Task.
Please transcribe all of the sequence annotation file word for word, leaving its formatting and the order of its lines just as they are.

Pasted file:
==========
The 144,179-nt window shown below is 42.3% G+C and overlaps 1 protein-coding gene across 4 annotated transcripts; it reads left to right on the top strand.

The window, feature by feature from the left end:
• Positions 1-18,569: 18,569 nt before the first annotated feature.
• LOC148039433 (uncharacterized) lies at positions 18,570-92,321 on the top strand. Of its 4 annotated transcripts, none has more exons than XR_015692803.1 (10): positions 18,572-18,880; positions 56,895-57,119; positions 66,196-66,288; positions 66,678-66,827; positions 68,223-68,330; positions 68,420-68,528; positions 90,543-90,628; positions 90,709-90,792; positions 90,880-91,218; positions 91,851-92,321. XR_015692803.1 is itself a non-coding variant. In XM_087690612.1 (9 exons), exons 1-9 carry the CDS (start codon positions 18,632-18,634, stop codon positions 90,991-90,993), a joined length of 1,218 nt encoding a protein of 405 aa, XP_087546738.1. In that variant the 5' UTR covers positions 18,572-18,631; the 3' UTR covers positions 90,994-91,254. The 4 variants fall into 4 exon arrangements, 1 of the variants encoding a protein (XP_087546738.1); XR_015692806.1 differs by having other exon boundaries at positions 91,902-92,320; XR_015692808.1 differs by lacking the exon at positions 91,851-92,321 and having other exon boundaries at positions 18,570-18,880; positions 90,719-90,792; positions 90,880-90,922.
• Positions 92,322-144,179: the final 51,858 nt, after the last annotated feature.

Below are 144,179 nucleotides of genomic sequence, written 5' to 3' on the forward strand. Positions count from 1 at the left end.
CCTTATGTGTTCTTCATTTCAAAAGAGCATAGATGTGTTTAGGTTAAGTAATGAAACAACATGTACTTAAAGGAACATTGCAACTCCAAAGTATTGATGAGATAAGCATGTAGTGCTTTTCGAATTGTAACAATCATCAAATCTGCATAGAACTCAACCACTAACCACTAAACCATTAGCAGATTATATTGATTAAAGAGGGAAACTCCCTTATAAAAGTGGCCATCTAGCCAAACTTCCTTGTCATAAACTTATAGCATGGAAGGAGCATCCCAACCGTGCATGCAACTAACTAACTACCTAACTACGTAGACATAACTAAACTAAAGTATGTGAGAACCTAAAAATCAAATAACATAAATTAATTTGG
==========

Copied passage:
The 144,179-nt window shown below is 42.3% G+C and overlaps 1 protein-coding gene across 4 annotated transcripts; it reads left to right on the top strand.

The window, feature by feature from the left end:
• Positions 1-18,569: 18,569 nt before the first annotated feature.
• LOC148039433 (uncharacterized) lies at positions 18,570-92,321 on the top strand. Of its 4 annotated transcripts, none has more exons than XR_015692803.1 (10): positions 18,572-18,880; positions 56,895-57,119; positions 66,196-66,288; positions 66,678-66,827; positions 68,223-68,330; positions 68,420-68,528; positions 90,543-90,628; positions 90,709-90,792; positions 90,880-91,218; positions 91,851-92,321. XR_015692803.1 is itself a non-coding variant. In XM_087690612.1 (9 exons), exons 1-9 carry the CDS (start codon positions 18,632-18,634, stop codon positions 90,991-90,993), a joined length of 1,218 nt encoding a protein of 405 aa, XP_087546738.1. In that variant the 5' UTR covers positions 18,572-18,631; the 3' UTR covers positions 90,994-91,254. The 4 variants fall into 4 exon arrangements, 1 of the variants encoding a protein (XP_087546738.1); XR_015692806.1 differs by having other exon boundaries at positions 91,902-92,320; XR_015692808.1 differs by lacking the exon at positions 91,851-92,321 and having other exon boundaries at positions 18,570-18,880; positions 90,719-90,792; positions 90,880-90,922.
• Positions 92,322-144,179: the final 51,858 nt, after the last annotated feature.

Below are 144,179 nucleotides of genomic sequence, written 5' to 3' on the forward strand. Positions count from 1 at the left end.
CCTTATGTGTTCTTCATTTCAAAAGAGCATAGATGTGTTTAGGTTAAGTAATGAAACAACATGTACTTAAAGGAACATTGCAACTCCAAAGTATTGATGAGATAAGCATGTAGTGCTTTTCGAATTGTAACAATCATCAAATCTGCATAGAACTCAACCACTAACCACTAAACCATTAGCAGATTATATTGATTAAAGAGGGAAACTCCCTTATAAAAGTGGCCATCTAGCCAAACTTCCTTGTCATAAACTTATAGCATGGAAGGAGCATCCCAACCGTGCATGCAACTAACTAACTACCTAACTACGTAGACATAACTAAACTAAAGTATGTGAGAACCTAAAAATCAAATAACATAAATTAATTTGG